Lula and Joe. White House photo by Ricardo Stuckert.
Lula and the world: what to expect from Brazil’s new foreign policy
Brazilian president Luiz Inácio Lula da Silva was scheduled to visit his Chinese counterpart, Xi Jinping at the end of March. Beijing would have been Lula’s fourth international destination in less than 100 days in office.
Lula had to cancel his trip, which was set to include 200 business people, after catching pneumonia. His administration had hoped the China visit would alleviate political pressure at home.
Since returning to the presidency (his previous term was 2003-2010), Lula has already been to visit partners in the South American trade bloc Mercosur, Argentina and Uruguay, and recently flew to Washington DC for conversations with US president Joe Biden and members of the Democratic party over infrastructure investments, trade and climate change.
Globetrotting seems like quite an effort for a 77-year-old, third-term president who faces a deeply divided society. But Lula does it with a smile on his face. Since he first took office 20 years ago, the former metalworker has risen to the challenge of international diplomacy as a natural negotiator with political charm.
Building political legitimacy
As Lula kicks off his third term, foreign policy will be a tool for building his own domestic political legitimacy. His reputation currently appears to be greater abroad than at home.
Always a determined player on the international stage, Lula’s administration spearheaded the construction of Unasur, a South American organization set up to offset US economic and political power in the region. He also forged several alliances in the developing world.
Although Lula left office in 2010 with an impressive 83% approval rating, much of his political capital waned in the years that followed. This was largely thanks to his successor Dilma Rousseff’s pitiful economic performance and to the mounting accusations of graft against top figures in his Workers’ party.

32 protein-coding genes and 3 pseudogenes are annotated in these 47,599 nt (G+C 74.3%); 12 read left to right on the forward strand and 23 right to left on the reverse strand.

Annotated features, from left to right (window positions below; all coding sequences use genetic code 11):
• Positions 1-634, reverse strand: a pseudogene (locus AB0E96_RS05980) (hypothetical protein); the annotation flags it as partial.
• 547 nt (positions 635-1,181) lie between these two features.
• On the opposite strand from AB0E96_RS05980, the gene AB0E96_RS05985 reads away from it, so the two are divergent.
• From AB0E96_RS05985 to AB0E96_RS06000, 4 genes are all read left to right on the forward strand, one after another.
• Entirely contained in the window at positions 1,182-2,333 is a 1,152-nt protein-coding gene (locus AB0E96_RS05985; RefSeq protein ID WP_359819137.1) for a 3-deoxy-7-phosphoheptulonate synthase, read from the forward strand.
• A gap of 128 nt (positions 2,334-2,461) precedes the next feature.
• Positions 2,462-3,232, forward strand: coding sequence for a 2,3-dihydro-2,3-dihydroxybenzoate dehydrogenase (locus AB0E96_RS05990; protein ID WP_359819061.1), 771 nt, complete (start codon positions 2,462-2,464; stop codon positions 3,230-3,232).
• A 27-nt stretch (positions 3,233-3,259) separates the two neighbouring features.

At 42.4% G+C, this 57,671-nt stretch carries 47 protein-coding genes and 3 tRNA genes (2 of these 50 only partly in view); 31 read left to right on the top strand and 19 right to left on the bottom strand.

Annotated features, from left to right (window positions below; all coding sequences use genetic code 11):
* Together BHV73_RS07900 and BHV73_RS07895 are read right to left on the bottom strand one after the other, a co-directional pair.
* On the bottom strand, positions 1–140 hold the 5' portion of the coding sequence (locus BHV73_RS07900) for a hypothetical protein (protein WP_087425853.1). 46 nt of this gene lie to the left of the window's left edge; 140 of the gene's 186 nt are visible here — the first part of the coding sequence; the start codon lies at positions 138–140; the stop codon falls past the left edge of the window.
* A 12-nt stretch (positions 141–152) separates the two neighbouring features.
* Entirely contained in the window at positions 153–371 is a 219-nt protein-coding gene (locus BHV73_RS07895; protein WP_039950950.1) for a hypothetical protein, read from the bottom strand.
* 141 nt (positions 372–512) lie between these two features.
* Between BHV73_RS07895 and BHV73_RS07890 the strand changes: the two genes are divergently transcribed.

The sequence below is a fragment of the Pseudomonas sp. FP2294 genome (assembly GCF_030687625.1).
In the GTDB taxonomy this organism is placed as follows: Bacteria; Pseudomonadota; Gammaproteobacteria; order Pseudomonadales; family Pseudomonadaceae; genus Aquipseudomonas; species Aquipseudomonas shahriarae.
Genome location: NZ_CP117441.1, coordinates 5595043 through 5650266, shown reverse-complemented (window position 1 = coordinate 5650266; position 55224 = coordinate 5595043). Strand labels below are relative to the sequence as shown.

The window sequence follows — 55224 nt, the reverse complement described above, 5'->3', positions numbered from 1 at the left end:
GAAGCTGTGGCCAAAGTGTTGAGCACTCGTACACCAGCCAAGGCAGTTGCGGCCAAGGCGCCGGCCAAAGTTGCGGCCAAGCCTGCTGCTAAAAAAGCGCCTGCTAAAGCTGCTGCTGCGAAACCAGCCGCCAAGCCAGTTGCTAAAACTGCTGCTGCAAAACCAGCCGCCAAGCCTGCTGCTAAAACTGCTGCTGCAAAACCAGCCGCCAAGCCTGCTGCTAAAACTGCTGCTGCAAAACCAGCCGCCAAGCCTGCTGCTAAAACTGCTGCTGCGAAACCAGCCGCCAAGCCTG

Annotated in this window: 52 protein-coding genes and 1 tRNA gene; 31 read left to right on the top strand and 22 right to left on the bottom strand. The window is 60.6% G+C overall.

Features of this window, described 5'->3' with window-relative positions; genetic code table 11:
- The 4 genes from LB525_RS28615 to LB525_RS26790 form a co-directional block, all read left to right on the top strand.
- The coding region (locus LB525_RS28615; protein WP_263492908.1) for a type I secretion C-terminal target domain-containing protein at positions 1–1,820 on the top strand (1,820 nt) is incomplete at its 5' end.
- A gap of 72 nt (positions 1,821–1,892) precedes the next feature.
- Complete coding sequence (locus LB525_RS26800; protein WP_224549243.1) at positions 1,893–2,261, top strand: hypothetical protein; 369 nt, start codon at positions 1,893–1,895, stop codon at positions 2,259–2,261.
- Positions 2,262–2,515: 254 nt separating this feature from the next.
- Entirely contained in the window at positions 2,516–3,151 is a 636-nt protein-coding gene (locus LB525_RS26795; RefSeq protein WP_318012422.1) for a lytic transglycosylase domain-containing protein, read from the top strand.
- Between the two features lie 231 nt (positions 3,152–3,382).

But despite being indicted and imprisoned for corruption in early 2018 (at which point his domestic popularity plummeted), the admiration of foreign figures has endured. Some even visited Lula in prison, protesting what they called political persecution of the former president.
So, at the age of 77 – and with health problems – a big diplomatic play might be his best bet of leaving a presidential legacy.
Challenges of a new world order
But Brazil’s capacity as a meaningful international player will depend on the administration’s ability to navigate a world that is fundamentally different from the one of the early 2000s.
The country is not in its best shape, either. In the years following Lula’s first two terms, Brazil went through a decade of decline, introspection and isolation.
Much of this is down to his immediate predecessor, Jair Bolsonaro. On Bolsonaro’s watch, Brazil ranked second, at 700,000 recorded deaths, in total COVID fatalities. Massive areas of rainforest were burned, and the lands of the Yanomami indigenous people were devastated by large amounts of mining.